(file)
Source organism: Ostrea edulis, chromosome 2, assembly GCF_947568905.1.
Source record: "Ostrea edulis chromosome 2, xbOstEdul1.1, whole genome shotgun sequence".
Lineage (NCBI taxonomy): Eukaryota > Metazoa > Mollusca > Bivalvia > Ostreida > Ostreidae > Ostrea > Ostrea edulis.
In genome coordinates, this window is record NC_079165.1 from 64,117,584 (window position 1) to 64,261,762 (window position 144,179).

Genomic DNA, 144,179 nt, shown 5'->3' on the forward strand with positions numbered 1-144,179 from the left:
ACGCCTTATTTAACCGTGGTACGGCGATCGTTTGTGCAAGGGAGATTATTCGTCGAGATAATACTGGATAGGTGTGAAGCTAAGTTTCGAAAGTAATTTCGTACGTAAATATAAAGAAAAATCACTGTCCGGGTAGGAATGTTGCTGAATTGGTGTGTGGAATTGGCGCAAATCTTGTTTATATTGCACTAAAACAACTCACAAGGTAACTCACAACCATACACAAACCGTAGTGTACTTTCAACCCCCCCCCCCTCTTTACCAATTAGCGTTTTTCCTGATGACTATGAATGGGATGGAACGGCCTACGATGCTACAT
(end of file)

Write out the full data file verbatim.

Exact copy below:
Source organism: Ostrea edulis, chromosome 2, assembly GCF_947568905.1.
Source record: "Ostrea edulis chromosome 2, xbOstEdul1.1, whole genome shotgun sequence".
Lineage (NCBI taxonomy): Eukaryota > Metazoa > Mollusca > Bivalvia > Ostreida > Ostreidae > Ostrea > Ostrea edulis.
In genome coordinates, this window is record NC_079165.1 from 64,117,584 (window position 1) to 64,261,762 (window position 144,179).

Genomic DNA, 144,179 nt, shown 5'->3' on the forward strand with positions numbered 1-144,179 from the left:
ACGCCTTATTTAACCGTGGTACGGCGATCGTTTGTGCAAGGGAGATTATTCGTCGAGATAATACTGGATAGGTGTGAAGCTAAGTTTCGAAAGTAATTTCGTACGTAAATATAAAGAAAAATCACTGTCCGGGTAGGAATGTTGCTGAATTGGTGTGTGGAATTGGCGCAAATCTTGTTTATATTGCACTAAAACAACTCACAAGGTAACTCACAACCATACACAAACCGTAGTGTACTTTCAACCCCCCCCCCCTCTTTACCAATTAGCGTTTTTCCTGATGACTATGAATGGGATGGAACGGCCTACGATGCTACAT